Editor's Note: This is a monthly publication on economic trends and financial policy issues. In this publication you can read "The Longbrake Letter", an analysis of economic trends and conditions written by Bill Longbrake, as well as commentary on financial regulation and policy written by members of the law firm Barnett, Sivon & Natter, P.C., a Washington, DC based law firm that specializes in financial services law. The lawyers in the firm are also counsel to the international law firm, Squire Patton Boggs.

ISSUE: #70, April 2016

The Longbrake Letter
- Bill Longbrake
In this month's letter, Bill Longbrake shares his worries about global economic and political trends along with summaries of similar concerns expressed in the International Monetary Fund's World Economic Outlook and by the editor-in-chief, Zanny Beddoes, of The Economist. He also explores reasons for the surprising strength of Donald Trump and Bernie Sanders in this year's presidential campaign. In addition to regular updates about the U.S. economic outlook, he provides a review of a recently published book, The Smartest Places on Earth, by Antoine van Agtmael and Fred Bakker, which describes how brain-belts that are emerging in the U.S. and Europe will reverse the global competitive advantage held in recent years by emerging economies.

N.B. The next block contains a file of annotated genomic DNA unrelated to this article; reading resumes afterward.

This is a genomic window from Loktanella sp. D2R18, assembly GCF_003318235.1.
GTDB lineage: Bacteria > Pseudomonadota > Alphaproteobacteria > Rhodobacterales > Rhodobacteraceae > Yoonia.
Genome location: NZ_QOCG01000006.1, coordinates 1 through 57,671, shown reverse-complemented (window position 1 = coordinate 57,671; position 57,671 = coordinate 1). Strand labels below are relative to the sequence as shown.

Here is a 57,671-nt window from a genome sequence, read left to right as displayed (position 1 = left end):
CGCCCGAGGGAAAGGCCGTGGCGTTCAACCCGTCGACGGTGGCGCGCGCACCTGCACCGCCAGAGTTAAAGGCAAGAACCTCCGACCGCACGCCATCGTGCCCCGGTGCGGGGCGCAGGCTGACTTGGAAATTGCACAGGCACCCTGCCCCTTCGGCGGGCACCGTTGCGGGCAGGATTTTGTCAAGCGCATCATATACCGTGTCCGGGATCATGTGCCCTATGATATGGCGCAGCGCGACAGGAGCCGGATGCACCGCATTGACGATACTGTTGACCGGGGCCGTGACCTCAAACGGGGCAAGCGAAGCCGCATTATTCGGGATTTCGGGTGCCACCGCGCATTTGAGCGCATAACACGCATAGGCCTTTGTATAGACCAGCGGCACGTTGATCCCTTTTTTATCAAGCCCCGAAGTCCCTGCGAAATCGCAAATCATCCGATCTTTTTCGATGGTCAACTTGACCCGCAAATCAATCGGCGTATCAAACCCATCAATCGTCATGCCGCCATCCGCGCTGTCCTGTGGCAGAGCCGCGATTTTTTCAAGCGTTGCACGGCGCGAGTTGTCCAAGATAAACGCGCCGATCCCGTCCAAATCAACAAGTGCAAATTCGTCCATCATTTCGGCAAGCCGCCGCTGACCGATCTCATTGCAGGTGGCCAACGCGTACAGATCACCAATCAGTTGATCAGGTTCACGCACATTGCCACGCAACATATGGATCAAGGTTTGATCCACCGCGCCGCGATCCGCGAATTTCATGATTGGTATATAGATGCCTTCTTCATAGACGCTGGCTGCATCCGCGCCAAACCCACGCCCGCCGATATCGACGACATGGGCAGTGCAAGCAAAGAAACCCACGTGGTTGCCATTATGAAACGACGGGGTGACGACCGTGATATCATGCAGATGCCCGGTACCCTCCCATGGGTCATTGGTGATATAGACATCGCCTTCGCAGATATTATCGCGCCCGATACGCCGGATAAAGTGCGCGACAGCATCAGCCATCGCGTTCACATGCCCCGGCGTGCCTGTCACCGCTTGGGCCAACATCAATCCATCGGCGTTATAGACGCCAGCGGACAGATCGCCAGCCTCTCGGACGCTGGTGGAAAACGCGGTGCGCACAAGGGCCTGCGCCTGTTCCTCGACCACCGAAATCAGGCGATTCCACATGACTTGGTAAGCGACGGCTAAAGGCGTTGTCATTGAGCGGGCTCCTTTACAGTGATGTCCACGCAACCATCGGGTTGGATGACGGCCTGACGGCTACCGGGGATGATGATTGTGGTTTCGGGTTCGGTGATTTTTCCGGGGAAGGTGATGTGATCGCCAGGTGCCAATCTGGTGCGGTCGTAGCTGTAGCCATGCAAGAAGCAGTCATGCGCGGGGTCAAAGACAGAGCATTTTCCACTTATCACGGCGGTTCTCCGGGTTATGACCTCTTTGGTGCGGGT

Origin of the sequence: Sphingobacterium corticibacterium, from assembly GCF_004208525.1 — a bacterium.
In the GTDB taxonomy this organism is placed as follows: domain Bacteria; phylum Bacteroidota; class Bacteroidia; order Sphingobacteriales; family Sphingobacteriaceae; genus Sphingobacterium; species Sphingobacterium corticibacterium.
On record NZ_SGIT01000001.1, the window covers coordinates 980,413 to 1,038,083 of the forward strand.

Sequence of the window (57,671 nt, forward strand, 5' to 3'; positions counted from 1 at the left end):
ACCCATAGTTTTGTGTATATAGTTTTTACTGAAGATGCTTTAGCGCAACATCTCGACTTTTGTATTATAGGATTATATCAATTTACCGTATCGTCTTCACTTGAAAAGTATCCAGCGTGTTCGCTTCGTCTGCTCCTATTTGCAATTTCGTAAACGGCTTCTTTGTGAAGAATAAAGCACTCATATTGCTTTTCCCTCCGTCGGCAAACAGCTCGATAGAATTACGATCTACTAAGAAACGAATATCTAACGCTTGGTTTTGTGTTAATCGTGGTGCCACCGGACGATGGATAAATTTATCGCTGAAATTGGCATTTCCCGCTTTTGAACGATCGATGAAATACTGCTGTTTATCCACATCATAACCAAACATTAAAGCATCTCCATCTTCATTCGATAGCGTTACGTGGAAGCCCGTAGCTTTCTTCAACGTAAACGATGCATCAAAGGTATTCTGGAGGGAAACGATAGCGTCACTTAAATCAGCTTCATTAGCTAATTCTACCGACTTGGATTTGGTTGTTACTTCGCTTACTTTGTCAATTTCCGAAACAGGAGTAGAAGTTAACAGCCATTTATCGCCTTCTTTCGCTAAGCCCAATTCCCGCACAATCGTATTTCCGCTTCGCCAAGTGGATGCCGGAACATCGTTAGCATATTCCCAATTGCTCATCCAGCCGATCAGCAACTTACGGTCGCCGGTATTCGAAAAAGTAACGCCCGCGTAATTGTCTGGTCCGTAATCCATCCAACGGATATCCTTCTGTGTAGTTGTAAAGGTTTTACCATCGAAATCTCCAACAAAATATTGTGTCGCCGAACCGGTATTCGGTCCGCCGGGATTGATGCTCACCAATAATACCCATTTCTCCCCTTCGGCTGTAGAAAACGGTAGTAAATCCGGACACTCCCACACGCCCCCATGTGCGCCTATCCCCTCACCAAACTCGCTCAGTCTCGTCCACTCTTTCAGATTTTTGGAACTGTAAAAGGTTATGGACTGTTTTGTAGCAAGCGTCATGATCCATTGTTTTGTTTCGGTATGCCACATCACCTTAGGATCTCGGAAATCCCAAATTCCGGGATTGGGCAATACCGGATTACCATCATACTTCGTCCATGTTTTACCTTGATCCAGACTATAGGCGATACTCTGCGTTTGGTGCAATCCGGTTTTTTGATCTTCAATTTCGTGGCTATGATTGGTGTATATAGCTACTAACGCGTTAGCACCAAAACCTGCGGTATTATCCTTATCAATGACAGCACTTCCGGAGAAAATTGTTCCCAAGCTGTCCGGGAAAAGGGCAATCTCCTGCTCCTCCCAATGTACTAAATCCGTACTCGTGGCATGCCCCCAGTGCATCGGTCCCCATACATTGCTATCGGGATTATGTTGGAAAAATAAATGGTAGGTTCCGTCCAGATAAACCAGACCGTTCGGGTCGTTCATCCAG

Did Dodd-Frank Solve or Create Problems?
- Bob Barnett
Have the new rules dictated or encouraged by newly passed laws create a better safer economy or one that only appears to be better and safer? Time will be needed to thoroughly test this question, but there are some indications that what rationally appears to be good ideas to create a safer world may be creating problems in unintended ways.

Little Action in CFPB's No-Action Letter Policy
- Jim Sivon and Katie Wechsler
This past February, the CFPB finalized a policy on No-Action Letters. While designed to improve access to consumer financial products and services, it is subject to various conditions that will limit its utility. This article explains the Policy and suggests several ways in which it could be modified to make it a more useful tool for financial services firms and the consumers of financial services.